A reticence to light

No one knew at what time exactly Pali was born. Her mother knew only that the birth had happened at twilight, on the terrace of a small building during an anthakshari session.

Pali happened at twilight, in that period of the day’s schizophrenia.

She was born a girl of twilight, a girl of quiet. As a child she sat in sand pits while the sun slanted over her and insects burrowed destinies in the soil.

Mia, her mid-western aunt, settled and camouflaged in Mid-Western USA, took photographs of strange Pali when she visited. Her affinity for Pali came from the thick belief that Pali’s silence indicated her intelligence and the likelihood that she would be great someday soon.

The child’s first visit to Gogo Library was, really, a mishap on the part of her USA aunt, Mia. Mia had problems, see. Mia ,with the moody and recalcitrant fiancĂ©e, a PhD thesis to draft in two weeks, a bony body to be made sensuous for the wedding.

And on that tight quick November evening, her problems bludgeoned some part of Pali to a hot, uncertain edge.

Pali was sent to Gogo Library to pick books up for her aunt. (The thesis was going awry! And Mia needed a smoke and a pedicure and some time away from her pernicious fellow. So many things and all this muddle and it was just convenient to send Pali out to get the books she needed.)

They are heavy books, Pali was told. Get the Library Uncle’s help in finding them.

She entered Gogo Library with the awe that accompanies young people on first time missions to places many times their size.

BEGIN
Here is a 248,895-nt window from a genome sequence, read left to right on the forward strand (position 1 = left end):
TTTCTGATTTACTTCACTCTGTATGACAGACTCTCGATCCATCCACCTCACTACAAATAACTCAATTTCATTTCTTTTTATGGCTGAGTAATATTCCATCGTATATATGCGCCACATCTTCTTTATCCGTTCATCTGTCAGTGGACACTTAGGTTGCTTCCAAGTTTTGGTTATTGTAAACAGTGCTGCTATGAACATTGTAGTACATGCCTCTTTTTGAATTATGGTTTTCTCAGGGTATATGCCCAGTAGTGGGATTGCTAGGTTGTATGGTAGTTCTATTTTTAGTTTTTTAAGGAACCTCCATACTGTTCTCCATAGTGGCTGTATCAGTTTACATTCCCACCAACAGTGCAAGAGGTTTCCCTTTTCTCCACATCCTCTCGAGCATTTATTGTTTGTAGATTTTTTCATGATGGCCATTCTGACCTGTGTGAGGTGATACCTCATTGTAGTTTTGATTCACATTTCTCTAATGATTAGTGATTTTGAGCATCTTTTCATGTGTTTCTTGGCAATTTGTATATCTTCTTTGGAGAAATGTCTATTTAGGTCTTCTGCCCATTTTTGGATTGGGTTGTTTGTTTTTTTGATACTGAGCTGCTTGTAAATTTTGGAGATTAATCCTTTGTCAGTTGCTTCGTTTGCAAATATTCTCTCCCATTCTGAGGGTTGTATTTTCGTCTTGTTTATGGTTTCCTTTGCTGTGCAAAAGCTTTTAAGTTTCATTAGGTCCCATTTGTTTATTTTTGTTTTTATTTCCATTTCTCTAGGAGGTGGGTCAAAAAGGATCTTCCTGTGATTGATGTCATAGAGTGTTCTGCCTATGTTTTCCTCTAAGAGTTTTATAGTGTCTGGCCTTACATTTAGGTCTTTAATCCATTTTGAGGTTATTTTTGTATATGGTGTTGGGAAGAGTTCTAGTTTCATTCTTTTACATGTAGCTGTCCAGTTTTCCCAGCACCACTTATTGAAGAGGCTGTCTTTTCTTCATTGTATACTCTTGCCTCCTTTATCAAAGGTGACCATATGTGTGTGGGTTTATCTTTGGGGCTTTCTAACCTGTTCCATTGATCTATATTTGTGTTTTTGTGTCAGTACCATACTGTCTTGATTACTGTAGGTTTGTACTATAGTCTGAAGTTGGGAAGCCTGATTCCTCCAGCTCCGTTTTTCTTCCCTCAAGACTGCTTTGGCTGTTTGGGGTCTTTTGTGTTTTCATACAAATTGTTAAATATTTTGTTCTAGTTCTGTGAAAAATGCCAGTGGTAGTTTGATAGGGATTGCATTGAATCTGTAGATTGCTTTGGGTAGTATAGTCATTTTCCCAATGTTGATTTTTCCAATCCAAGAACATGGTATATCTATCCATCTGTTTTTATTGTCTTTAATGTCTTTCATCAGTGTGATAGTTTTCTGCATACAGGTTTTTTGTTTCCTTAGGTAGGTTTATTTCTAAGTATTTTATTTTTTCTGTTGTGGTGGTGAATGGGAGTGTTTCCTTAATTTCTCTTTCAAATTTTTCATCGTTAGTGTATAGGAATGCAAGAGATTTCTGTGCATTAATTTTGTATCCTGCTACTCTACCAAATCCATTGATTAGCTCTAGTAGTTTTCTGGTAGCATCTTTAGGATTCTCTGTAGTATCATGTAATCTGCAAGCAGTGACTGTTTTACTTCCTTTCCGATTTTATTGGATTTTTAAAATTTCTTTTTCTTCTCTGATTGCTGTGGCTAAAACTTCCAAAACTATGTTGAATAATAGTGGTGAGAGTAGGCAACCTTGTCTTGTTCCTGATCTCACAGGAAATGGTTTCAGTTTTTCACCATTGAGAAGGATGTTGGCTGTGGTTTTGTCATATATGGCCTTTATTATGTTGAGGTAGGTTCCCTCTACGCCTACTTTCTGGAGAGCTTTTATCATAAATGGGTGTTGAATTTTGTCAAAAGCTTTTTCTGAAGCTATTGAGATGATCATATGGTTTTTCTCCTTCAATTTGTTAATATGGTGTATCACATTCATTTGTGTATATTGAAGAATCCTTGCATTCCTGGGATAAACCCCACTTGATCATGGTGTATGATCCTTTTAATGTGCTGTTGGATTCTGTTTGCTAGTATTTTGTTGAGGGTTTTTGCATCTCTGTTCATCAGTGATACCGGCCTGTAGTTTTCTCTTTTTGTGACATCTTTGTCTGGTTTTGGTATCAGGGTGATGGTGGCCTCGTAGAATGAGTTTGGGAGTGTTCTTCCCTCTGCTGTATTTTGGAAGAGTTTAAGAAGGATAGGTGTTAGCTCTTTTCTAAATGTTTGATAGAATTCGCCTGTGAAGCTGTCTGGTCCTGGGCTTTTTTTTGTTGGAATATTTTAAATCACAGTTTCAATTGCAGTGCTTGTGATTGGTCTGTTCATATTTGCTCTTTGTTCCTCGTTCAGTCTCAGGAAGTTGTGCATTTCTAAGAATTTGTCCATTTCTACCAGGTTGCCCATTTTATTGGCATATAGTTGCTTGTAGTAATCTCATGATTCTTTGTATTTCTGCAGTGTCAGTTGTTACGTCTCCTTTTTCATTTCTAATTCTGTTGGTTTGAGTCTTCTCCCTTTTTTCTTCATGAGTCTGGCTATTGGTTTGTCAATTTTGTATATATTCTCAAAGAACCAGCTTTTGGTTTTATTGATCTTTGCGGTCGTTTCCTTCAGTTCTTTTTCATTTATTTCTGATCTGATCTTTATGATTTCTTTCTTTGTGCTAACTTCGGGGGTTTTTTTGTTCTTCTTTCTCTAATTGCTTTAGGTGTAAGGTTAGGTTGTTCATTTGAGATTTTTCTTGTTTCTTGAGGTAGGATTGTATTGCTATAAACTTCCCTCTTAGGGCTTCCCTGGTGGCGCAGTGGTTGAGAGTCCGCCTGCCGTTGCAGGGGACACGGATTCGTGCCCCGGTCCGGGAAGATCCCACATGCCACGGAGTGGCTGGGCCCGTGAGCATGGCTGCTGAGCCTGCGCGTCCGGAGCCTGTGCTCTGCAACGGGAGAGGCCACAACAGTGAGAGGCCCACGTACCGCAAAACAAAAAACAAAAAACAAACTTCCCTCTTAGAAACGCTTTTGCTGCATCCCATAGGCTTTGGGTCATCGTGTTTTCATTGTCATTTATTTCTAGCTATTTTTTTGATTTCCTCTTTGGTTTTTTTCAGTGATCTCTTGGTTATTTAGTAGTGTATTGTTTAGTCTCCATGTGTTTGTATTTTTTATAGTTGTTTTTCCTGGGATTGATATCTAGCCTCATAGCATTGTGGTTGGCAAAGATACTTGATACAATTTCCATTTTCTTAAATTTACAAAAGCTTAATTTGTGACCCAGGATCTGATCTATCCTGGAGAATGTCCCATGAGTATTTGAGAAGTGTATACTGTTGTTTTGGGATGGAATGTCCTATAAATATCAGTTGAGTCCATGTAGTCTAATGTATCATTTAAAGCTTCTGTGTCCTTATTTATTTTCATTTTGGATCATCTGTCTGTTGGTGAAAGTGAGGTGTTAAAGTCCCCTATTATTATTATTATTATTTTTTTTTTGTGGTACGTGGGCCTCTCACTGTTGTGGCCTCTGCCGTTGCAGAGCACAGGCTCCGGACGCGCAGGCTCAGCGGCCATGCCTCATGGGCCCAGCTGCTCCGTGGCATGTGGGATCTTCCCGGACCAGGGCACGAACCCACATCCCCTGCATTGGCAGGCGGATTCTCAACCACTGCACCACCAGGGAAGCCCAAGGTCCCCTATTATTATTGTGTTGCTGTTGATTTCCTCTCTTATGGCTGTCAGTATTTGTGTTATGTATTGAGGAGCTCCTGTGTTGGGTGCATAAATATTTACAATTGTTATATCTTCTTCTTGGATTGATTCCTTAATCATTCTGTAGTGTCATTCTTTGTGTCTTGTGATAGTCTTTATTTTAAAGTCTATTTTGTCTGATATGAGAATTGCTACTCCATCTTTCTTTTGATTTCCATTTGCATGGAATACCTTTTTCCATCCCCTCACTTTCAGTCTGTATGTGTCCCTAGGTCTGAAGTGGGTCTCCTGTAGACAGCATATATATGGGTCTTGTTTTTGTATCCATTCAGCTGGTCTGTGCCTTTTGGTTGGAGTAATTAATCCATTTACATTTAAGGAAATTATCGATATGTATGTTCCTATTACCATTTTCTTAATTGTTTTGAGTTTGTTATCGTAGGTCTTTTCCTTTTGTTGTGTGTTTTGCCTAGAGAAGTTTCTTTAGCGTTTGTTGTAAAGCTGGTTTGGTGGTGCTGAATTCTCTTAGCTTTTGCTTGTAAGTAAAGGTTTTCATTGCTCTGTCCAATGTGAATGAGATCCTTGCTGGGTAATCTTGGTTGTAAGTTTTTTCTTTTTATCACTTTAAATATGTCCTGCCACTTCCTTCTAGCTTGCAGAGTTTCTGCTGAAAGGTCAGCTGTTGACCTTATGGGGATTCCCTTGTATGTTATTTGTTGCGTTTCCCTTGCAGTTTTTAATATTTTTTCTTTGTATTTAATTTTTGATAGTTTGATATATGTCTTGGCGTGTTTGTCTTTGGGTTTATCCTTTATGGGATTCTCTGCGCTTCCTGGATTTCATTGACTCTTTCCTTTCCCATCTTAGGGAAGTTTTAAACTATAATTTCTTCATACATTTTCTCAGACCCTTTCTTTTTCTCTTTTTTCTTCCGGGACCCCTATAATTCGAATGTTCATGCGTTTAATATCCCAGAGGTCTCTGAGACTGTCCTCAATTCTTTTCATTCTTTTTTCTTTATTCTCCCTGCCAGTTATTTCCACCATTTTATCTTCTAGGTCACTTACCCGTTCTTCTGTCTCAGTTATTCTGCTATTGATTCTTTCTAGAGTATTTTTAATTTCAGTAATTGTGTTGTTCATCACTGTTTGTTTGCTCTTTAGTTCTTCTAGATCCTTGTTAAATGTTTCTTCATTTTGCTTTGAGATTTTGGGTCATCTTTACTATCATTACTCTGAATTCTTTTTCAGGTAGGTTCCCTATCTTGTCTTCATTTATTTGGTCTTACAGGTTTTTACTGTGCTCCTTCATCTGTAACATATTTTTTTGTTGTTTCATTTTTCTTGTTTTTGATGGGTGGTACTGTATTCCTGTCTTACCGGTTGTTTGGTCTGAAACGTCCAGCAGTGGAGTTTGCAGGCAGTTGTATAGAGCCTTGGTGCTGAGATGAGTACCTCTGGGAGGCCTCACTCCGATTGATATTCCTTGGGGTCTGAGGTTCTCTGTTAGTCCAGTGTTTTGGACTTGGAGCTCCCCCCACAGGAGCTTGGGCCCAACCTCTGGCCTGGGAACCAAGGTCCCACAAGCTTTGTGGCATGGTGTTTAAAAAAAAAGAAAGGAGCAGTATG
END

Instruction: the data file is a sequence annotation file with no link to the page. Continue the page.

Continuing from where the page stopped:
There was no counter, no bellied Baba she could turn to with her list of books. The Library was a block of cement, shaped like a beaker: a beaker block of cement. At its centre was a quadrangle with leafy plants and the hum of a disturbed insect. Spawning forth (and sideways and backwards) from the quadrangle, was a tapestry of passages, runnels of time and distance that opened into airy, but still dark rooms.

It was a place built in a reticence to light. Windows lay pat against the walls, and though open, had thin green sheets over them, so that the floor was like a turquoise moor. Above the windows were thin orifices through which light staggered in, fondling air-motes.

Pali’s first impression was the darkness. It wasn’t that she had an aversion to darkness, only that the library managed to remind her of the intestine in Human Body Series 1 at school. The image of the intestine from that book haunted her like a congenital affliction, giving her dreams of warm stretches of dark poultice. And this library, see... it was dark and warm.

Studied from the quadrangle, the library did not look like a library. It had no books. Only the passages and their ante-rooms yielded to search, for they were stuffy, like an oedema, with books.

Pali was not afraid, not as long as she stayed in the quadrangle. She sat at the rim, feet dangling, and called a “Hello”, young and quivering and polite. With just enough scare in her voice to get noticed. Oh sure enough, from the swaddle of library, a person was brought forth: a big man who came to Pali with the ample machinery of belly and moustache, and made for her instant relief. He twinkled, maybe in kindness, maybe blindness, frowned through her list, got a tall stool and entered a corridor.

She waited in the quadrangle for a time, and as she sat there, she began to notice eerie things like the gnats on the windows and the one half of lizard jerking in a sty of blood. So she followed the belly-man.

But corridors have a way of seeming endless. And this girl Pali, well... she was a girl. To get rid of her settling dread, she started to skip. Skip skip skippity skip; she skipped like it was her mantra, like her steps were the rudraksh. Finally, and without climax, she skipped into an airy, but still dark ante-room where the belly-man was sitting wordlessly beside a boy with eyes like sceptres.